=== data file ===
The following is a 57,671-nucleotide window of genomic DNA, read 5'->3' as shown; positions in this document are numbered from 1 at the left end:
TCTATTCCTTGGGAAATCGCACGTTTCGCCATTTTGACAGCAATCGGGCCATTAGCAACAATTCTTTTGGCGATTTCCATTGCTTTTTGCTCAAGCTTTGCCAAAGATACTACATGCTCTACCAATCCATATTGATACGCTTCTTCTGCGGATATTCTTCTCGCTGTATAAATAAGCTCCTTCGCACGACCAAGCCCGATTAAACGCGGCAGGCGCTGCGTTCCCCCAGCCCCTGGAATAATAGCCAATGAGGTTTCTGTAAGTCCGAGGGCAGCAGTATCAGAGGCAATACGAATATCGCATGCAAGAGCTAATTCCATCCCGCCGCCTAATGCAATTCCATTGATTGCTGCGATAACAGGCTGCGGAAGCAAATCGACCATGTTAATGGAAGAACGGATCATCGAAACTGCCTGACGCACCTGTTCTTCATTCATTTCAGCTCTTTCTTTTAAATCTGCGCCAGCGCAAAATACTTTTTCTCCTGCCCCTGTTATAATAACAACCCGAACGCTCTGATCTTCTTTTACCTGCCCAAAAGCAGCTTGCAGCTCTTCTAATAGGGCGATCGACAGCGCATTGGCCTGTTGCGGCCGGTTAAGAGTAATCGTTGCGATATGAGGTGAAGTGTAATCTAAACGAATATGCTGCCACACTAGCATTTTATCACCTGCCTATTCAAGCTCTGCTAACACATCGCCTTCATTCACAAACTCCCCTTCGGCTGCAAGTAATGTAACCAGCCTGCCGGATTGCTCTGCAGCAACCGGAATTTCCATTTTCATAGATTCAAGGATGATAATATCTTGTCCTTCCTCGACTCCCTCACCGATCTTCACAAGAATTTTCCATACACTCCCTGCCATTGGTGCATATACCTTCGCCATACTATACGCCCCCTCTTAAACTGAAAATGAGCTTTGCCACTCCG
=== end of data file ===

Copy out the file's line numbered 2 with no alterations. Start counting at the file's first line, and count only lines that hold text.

TCTATTCCTTGGGAAATCGCACGTTTCGCCATTTTGACAGCAATCGGGCCATTAGCAACAATTCTTTTGGCGATTTCCATTGCTTTTTGCTCAAGCTTTGCCAAAGATACTACATGCTCTACCAATCCATATTGATACGCTTCTTCTGCGGATATTCTTCTCGCTGTATAAATAAGCTCCTTCGCACGACCAAGCCCGATTAAACGCGGCAGGCGCTGCGTTCCCCCAGCCCCTGGAATAATAGCCAATGAGGTTTCTGTAAGTCCGAGGGCAGCAGTATCAGAGGCAATACGAATATCGCATGCAAGAGCTAATTCCATCCCGCCGCCTAATGCAATTCCATTGATTGCTGCGATAACAGGCTGCGGAAGCAAATCGACCATGTTAATGGAAGAACGGATCATCGAAACTGCCTGACGCACCTGTTCTTCATTCATTTCAGCTCTTTCTTTTAAATCTGCGCCAGCGCAAAATACTTTTTCTCCTGCCCCTGTTATAATAACAACCCGAACGCTCTGATCTTCTTTTACCTGCCCAAAAGCAGCTTGCAGCTCTTCTAATAGGGCGATCGACAGCGCATTGGCCTGTTGCGGCCGGTTAAGAGTAATCGTTGCGATATGAGGTGAAGTGTAATCTAAACGAATATGCTGCCACACTAGCATTTTATCACCTGCCTATTCAAGCTCTGCTAACACATCGCCTTCATTCACAAACTCCCCTTCGGCTGCAAGTAATGTAACCAGCCTGCCGGATTGCTCTGCAGCAACCGGAATTTCCATTTTCATAGATTCAAGGATGATAATATCTTGTCCTTCCTCGACTCCCTCACCGATCTTCACAAGAATTTTCCATACACTCCCTGCCATTGGTGCATATACCTTCGCCATACTATACGCCCCCTCTTAAACTGAAAATGAGCTTTGCCACTCCG